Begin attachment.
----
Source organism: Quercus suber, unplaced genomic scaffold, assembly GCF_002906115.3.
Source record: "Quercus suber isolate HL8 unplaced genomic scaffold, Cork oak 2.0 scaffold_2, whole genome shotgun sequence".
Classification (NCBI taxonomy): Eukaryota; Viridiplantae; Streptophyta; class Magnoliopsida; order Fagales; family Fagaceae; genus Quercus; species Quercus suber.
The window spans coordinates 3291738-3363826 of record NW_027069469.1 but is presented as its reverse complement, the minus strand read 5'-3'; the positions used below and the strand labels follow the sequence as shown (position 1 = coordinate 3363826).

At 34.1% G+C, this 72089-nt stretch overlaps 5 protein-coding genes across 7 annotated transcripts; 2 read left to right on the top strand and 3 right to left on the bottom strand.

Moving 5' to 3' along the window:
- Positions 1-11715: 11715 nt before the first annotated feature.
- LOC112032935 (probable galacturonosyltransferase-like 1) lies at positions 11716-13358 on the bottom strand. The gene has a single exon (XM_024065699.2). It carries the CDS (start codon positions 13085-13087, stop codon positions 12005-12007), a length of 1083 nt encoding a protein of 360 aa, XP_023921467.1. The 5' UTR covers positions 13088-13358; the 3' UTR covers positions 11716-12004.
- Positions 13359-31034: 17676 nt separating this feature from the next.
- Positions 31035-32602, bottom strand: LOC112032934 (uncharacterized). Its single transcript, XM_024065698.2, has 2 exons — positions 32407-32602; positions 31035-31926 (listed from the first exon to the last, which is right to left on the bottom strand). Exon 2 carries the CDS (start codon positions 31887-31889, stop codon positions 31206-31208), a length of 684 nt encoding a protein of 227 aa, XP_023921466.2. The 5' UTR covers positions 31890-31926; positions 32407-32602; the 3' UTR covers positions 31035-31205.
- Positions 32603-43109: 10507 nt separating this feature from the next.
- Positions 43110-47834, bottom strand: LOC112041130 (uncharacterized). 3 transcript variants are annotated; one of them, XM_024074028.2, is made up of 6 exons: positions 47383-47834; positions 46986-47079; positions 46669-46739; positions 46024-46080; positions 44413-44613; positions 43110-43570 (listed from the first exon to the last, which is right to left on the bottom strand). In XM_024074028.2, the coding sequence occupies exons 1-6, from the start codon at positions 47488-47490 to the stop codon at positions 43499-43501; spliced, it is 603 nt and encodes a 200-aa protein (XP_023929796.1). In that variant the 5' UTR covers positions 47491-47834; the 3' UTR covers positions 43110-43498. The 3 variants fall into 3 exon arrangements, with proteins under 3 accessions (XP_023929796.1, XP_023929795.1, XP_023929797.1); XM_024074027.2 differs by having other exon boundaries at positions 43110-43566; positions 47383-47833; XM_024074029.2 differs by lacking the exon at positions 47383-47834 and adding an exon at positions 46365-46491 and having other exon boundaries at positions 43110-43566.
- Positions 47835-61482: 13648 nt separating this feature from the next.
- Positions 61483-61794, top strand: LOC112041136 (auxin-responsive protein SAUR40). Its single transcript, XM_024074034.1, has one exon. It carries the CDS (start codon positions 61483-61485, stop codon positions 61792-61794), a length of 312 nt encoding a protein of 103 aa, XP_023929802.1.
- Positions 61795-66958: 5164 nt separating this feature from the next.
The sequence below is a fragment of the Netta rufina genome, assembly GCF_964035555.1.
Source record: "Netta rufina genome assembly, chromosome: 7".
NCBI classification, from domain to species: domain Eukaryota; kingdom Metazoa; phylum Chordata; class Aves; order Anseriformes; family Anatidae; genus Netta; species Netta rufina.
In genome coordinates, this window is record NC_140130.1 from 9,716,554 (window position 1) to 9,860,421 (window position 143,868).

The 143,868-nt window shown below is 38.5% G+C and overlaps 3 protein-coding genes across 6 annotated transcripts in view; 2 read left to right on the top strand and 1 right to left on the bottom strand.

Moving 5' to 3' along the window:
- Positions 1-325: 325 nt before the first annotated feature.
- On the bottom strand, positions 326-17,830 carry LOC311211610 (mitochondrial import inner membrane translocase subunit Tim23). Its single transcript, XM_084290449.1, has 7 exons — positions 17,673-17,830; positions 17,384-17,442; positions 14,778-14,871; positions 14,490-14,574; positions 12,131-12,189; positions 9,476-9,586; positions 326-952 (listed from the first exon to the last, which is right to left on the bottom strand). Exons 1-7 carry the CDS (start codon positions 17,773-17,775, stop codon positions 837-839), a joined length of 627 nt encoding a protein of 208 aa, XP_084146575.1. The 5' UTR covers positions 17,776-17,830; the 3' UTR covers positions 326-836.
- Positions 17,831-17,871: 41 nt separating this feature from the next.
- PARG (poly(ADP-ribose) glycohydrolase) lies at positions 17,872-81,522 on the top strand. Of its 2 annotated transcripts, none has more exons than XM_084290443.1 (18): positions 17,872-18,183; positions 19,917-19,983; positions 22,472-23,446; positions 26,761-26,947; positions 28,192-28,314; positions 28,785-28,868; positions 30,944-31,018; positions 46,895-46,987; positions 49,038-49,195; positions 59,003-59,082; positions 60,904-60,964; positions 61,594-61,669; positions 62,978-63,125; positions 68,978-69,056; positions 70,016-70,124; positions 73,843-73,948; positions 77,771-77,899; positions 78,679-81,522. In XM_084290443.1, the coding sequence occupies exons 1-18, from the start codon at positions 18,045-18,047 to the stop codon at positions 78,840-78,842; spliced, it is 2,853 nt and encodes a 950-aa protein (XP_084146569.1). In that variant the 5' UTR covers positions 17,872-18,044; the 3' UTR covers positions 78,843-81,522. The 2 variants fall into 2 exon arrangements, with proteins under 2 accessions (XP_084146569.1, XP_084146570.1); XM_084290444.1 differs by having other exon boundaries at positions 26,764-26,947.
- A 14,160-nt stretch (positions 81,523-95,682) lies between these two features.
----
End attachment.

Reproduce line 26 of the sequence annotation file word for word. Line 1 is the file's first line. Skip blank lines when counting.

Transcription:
- A 14,160-nt stretch (positions 81,523-95,682) lies between these two features.